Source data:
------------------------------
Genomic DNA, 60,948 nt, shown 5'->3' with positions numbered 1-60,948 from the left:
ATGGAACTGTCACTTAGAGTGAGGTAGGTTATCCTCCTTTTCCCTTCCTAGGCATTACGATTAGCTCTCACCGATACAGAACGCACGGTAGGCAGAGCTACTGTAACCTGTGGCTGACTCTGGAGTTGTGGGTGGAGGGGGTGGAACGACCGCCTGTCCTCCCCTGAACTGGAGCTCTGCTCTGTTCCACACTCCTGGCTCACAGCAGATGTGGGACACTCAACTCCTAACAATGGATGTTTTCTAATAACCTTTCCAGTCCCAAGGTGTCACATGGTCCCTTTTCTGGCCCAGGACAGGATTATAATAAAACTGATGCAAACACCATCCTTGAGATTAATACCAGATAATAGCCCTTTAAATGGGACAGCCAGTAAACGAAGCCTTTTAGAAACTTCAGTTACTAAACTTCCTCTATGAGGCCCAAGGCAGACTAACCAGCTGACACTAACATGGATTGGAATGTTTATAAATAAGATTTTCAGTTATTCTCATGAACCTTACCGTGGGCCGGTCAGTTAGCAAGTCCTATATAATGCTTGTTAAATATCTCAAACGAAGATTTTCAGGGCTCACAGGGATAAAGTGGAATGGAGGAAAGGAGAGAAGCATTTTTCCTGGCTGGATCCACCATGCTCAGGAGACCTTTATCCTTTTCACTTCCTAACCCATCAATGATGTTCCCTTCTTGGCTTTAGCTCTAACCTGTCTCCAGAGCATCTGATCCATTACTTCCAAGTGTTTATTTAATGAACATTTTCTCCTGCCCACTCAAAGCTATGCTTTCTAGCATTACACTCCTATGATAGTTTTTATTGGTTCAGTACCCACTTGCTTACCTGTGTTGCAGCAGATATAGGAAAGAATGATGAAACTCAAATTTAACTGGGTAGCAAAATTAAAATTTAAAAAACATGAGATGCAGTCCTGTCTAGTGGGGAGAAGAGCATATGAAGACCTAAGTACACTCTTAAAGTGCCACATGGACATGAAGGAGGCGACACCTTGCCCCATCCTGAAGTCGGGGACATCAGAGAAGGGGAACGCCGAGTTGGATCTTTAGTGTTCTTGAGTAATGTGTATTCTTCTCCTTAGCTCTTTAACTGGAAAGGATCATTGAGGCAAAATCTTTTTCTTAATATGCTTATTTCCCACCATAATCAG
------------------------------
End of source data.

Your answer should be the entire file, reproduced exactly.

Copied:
Genomic DNA, 60,948 nt, shown 5'->3' with positions numbered 1-60,948 from the left:
ATGGAACTGTCACTTAGAGTGAGGTAGGTTATCCTCCTTTTCCCTTCCTAGGCATTACGATTAGCTCTCACCGATACAGAACGCACGGTAGGCAGAGCTACTGTAACCTGTGGCTGACTCTGGAGTTGTGGGTGGAGGGGGTGGAACGACCGCCTGTCCTCCCCTGAACTGGAGCTCTGCTCTGTTCCACACTCCTGGCTCACAGCAGATGTGGGACACTCAACTCCTAACAATGGATGTTTTCTAATAACCTTTCCAGTCCCAAGGTGTCACATGGTCCCTTTTCTGGCCCAGGACAGGATTATAATAAAACTGATGCAAACACCATCCTTGAGATTAATACCAGATAATAGCCCTTTAAATGGGACAGCCAGTAAACGAAGCCTTTTAGAAACTTCAGTTACTAAACTTCCTCTATGAGGCCCAAGGCAGACTAACCAGCTGACACTAACATGGATTGGAATGTTTATAAATAAGATTTTCAGTTATTCTCATGAACCTTACCGTGGGCCGGTCAGTTAGCAAGTCCTATATAATGCTTGTTAAATATCTCAAACGAAGATTTTCAGGGCTCACAGGGATAAAGTGGAATGGAGGAAAGGAGAGAAGCATTTTTCCTGGCTGGATCCACCATGCTCAGGAGACCTTTATCCTTTTCACTTCCTAACCCATCAATGATGTTCCCTTCTTGGCTTTAGCTCTAACCTGTCTCCAGAGCATCTGATCCATTACTTCCAAGTGTTTATTTAATGAACATTTTCTCCTGCCCACTCAAAGCTATGCTTTCTAGCATTACACTCCTATGATAGTTTTTATTGGTTCAGTACCCACTTGCTTACCTGTGTTGCAGCAGATATAGGAAAGAATGATGAAACTCAAATTTAACTGGGTAGCAAAATTAAAATTTAAAAAACATGAGATGCAGTCCTGTCTAGTGGGGAGAAGAGCATATGAAGACCTAAGTACACTCTTAAAGTGCCACATGGACATGAAGGAGGCGACACCTTGCCCCATCCTGAAGTCGGGGACATCAGAGAAGGGGAACGCCGAGTTGGATCTTTAGTGTTCTTGAGTAATGTGTATTCTTCTCCTTAGCTCTTTAACTGGAAAGGATCATTGAGGCAAAATCTTTTTCTTAATATGCTTATTTCCCACCATAATCAG